Collectively, we’ve all got the same challenges are parents; raising smart, confident and compassionate kids. Today, this is no easy task. Relationships, education, nutrition, religion, safety and more are all a part of our tasks in raising healthy (physically, spiritually and emotionally) kids. While all of these areas are up to each family individually, one aspect of parenting that’s perhaps the most debated is screen time. How much is too much? What are the limits? Is all screen time bad? How do I deal with something so pervasive and ingrained in our society? I use my phone constantly, what kind of example am I setting?
All of these are great questions and something we all probably ask ourselves every day. Let’s face it: technology isn’t going anywhere. We need to adapt and help our kids make smart choices. If your child isn’t engaging in technology yet, they will be soon enough. The more you know, the better prepared you’ll be. Here’s a look at some guidelines and what to consider when deciding how much is too much and when it’s appropriate to allow kids screen time:
- Weighty issues. One aspect of screen time to consider is the rising rate of obesity in children. Experts unanimously agree that screen time is a major contributor. Even if your child is young and not facing any issues now, it can become an issue when they’re older.What to do: Balance screen time with activity. Thirty minutes or an hour of time on the iPad should equal as much time outside playing in the snow, walking or running, or time at the playground. Indoor activities count, too. Dancing, playing hide and seek or anything that gets kids moving vigorously is all part of counteracting the sedentary screen time state.
- Age appropriateness. What’s appropriate for an older sibling may not be right for littles. It’s a guideline up for each parent to decide. What to do: Research each app or video and know what your child is watching. Keep them with you or in the same room to know what they’re viewing or playing. Technology is much easier for you to control when it’s in view.
- Make technology work for you. All devices come with restrictions. On an iPhone, you can limit screen time by automatically having the screen lock after a certain length of time. What to do: Help your child understand restrictions by creating screen chart. Use a visual aide, like and actual chart on the refrigerator, to help them see how many minutes per day is acceptable for technology versus other chores and activities. Make it fun and colorful with stickers. They can even ‘earn’ screen time with simple chores.
Remember, as with most things in parenting, it’s all about balance. Too much of one thing is never good. Teach your child that it’s perfectly fine to enjoy some time with technology but that other things are important, too. Lead by example and put your phone away when you’re with them for 20 minutes to an hour. Take a walk, read a book or ask them for help in the kitchen making a healthy snack. Most importantly, unplug and enjoy all the precious moments with them.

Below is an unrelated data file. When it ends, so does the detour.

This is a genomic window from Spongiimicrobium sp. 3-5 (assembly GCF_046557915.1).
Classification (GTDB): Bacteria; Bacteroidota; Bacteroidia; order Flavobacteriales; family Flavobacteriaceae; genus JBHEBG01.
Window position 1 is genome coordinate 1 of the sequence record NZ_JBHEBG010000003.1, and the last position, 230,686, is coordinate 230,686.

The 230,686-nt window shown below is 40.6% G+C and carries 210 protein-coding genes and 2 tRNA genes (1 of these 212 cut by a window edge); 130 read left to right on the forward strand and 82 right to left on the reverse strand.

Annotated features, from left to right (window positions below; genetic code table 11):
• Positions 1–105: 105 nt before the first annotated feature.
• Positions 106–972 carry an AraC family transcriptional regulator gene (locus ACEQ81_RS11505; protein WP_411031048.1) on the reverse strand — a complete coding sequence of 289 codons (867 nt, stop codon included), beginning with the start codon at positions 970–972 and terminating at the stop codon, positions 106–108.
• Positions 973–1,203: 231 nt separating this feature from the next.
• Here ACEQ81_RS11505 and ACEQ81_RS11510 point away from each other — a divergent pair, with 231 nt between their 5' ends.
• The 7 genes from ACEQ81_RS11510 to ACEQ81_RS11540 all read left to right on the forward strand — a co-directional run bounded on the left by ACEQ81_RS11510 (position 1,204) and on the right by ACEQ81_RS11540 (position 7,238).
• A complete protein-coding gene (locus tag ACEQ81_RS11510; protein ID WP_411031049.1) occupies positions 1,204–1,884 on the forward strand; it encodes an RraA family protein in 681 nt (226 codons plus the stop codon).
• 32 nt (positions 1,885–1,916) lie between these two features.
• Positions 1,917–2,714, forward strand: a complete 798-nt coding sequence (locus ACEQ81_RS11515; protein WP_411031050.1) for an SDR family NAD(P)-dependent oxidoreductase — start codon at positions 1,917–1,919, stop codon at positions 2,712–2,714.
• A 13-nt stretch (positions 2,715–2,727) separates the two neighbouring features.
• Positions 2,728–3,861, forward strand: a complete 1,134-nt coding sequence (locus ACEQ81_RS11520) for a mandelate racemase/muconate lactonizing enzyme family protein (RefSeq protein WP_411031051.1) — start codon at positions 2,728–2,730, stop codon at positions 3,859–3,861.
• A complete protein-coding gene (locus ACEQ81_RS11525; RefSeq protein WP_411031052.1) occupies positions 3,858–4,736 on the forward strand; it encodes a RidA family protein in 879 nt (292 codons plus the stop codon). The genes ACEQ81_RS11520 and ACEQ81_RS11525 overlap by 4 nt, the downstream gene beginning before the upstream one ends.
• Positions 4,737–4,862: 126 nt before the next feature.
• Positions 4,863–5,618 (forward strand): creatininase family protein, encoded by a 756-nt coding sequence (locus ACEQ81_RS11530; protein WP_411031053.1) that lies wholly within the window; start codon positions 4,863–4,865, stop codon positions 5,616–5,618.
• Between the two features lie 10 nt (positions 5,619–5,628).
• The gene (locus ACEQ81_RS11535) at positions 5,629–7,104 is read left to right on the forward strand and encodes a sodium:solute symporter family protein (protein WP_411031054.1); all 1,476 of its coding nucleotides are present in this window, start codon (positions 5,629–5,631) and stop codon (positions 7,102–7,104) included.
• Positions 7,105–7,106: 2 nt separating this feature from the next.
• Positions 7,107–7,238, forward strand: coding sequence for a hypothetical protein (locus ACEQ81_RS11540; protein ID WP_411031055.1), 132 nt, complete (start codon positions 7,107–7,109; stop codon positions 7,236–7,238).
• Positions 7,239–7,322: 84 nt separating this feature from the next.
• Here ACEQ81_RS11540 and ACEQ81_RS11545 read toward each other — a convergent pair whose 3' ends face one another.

Summer is in full swing and the temperatures are soaring, which makes it the perfect time to enjoy the long, lazy days of summer. In the pool, camping, at the beach or just in the backyard enjoying a BBQ and family time, now is the time to help kids play and explore in the outdoors. But, with fun must come protection. Skin needs to be protected from the burning, harmful rays of the sun and the bites of potentially disease carrying mosquitoes and ticks. Nothing ruins a fun day more than a painful sunburn and arms and legs covered with itchy mosquito bites.
What’s safe to use on kids? What’s effective? How much should you use and how frequently should you reapply? Here are some guidelines to follow:
Separate but equal. Never use a combination sunscreen and insect repellent. Sunscreen should be reapplied, especially after water activity, and insect repellent should only be used once per day. In addition, insect repellent should not be used directly on the face and hands. Little hands can easily make their way into the mouth, and no insect repellent should ever be ingested. Use sunscreen and insect repellent as separate products.
DEET details. The American Academy of Pediatrics has approved DEET insect repellent as safe for children over 2 months. Choose a repellent with up to 30 percent DEET, which repels both mosquitoes and ticks. The higher percentage doesn’t mean it has more DEET, only that it last longer. If you’re hiking or exposing young children to wooded areas where ticks are likely present, keep in mind DEET is the most effective FDA-approved repellant for ticks. If you decide to use a natural repellant with plant based oils, remember they need to be applied much more often. Keep in mind oil of lemon eucalyptus products should not be used on children under 3.
Sunscreen Safety. Choose a sunscreen that blocks both UVA and UVB rays. Look for the words ‘broad spectrum’ on the label. The American Academy of Pediatrics recommends using a sunscreen with an SPF of at least 15, which is sufficient to block 93 percent of UVB rays (UVB rays cause burn, but UVA rays penetrate deeper, which can be just as cancer-causing). The best way to apply sunscreen is to apply liberally at least 30 minutes before going outside and more every hour or after water activity.
Keep in mind. Sunscreen and insect repellent are just part of the solution. Other ways to protect include keeping kids out the sun when it’s at its peak (mid-day) and wearing protective clothing like long-sleeved swim shirts and hats. For bugs, the same is true. Dusk and dawn are good times to keep kids inside (when mosquitoes are most active) and long sleeves and pants help protect them against bites, too.